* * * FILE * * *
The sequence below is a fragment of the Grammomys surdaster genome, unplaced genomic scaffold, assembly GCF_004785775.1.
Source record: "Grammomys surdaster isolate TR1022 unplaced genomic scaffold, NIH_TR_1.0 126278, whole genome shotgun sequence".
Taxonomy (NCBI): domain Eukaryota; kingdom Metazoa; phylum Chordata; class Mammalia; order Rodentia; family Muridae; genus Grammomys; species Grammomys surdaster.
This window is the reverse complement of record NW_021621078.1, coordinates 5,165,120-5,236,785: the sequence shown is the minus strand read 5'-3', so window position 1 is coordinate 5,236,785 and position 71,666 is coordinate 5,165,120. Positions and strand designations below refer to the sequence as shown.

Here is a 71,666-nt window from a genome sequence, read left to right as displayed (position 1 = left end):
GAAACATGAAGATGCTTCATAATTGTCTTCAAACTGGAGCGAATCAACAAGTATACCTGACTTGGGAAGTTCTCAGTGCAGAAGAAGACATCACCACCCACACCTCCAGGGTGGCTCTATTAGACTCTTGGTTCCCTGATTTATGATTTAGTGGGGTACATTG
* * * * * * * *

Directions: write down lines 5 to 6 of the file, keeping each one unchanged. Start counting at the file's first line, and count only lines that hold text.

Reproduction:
Here is a 71,666-nt window from a genome sequence, read left to right as displayed (position 1 = left end):
GAAACATGAAGATGCTTCATAATTGTCTTCAAACTGGAGCGAATCAACAAGTATACCTGACTTGGGAAGTTCTCAGTGCAGAAGAAGACATCACCACCCACACCTCCAGGGTGGCTCTATTAGACTCTTGGTTCCCTGATTTATGATTTAGTGGGGTACATTG